I have seen students taking initiative in their learning in a number of schooling experiences. At the Fe y Alegria school in Lima, I was put in an English class where the students had to report on the different regions of Peru. The students did all the researching themselves and put the presentation together as well. Because the students live in Peru, they had background knowledge of the different regions to a certain extent, depending on the student and the students’ experiences. The “teacher” then assigned the students to different regions and guided the students in their research by giving them things to look for while researching. This learning shows how the students taught themselves in the process of researching their own region. When it came time for presentations, each group taught the class about their assigned region, so the other students learned from them (their peers). The students in the highlands and jungle group got creative and added a song in Quechua and a traditional dance. The teacher did not already know all of the information the students presented on for their presentation, so this means that the teacher also learned new information during this project. All the students seemed to really enjoy the project because they became experts on a region of their country and were then able to inform others on the information that they learned, including myself and Emily. The fact that the students found this project to be fun and interesting was beneficial to them in the way that a lot of the students were nervous to present in English because they of course were still learning English, this was an English class to begin with. The fact that they found this project enjoyable is what helped them get through the nerves of presenting in English. This is what makes education work. It is the process of getting the students to take initiative in the classroom in the form of research, asking questions, presenting/ sharing information, thinking critically about information, while having the students guide the students during this process, and as a result, the teachers learn from their students as well. The different aspects of education should all be interconnected- teaching is connected to learning, the students are connected to the teacher, all that is learned and taught in the classroom is connected to each other, such as students learning/ practicing English while they are learning about and teaching others the different regions of their own country.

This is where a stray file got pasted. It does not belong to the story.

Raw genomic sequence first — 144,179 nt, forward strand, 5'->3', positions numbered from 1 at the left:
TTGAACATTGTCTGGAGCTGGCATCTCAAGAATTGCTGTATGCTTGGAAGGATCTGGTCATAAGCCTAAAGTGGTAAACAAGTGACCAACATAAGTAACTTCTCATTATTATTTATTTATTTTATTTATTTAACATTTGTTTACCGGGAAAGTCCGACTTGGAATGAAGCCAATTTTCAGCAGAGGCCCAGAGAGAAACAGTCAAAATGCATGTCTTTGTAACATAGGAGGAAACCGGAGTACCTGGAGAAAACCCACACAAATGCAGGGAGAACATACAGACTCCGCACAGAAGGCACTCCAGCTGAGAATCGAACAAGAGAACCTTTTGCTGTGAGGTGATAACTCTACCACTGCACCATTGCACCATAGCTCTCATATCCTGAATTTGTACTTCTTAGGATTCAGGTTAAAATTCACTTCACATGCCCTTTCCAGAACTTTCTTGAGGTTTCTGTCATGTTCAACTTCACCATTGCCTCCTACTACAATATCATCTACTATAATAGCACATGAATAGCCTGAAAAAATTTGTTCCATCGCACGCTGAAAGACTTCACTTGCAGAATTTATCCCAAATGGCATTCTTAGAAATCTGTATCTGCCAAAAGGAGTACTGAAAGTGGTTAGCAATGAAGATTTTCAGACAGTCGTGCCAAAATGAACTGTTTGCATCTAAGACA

Education, or being educated about something does not always happen in the classroom. Experiences play a huge role in teaching and educating people about things. Experiences are where students get their background knowledge which is then built upon by creating more experiences in school, whether that be in the classroom or outside of it. These learning experiences must be relatable and meaningful to the students, in order for the students to make sense of them and use them to build and expand their knowledge. These experiences also need to be ones in which the students are actively engaged and participating. They can not just be the teacher lecturing to the students, the students need to be really involved by sharing their own ideas, formulating and asking their own questions, and acting to reach a goal. Because it has been determined that students teach while learning, and teachers learn while also teaching, the students’ voices are just as important as the teacher’s voice in the classroom. The students should have a say in how they are being taught, and what is important for them to learn. Now, of course the students can’t always dictate what the teacher is going to teach them everyday because is content that the teacher just is required to teach the students, but HOW that content is taught can be greatly influences by the students. It is important for teachers to start where their students are and who their students are, and structure teaching strategies around that. Education involves students being active members of the classroom, so they can be active members of society, and being active members of the classroom happens through giving feedback on what’s working and not working, voicing opinions during discussions on different topics, and just having the feeling that they are not being ruled by a teacher, and instead their teacher is their partner in their learning. Dewy states in “School and Society,” that “school is traditionally all made for listening.” In other words, school is traditionally lecture-based. “The language instinct is the simplest form of the social expression of the child. Hence it is a great perhaps the greatest of all educational resources.” Dewey’s statements directly support my claim that students need to be actively participating in the classroom by voicing their opinions, thoughts, feelings, etc.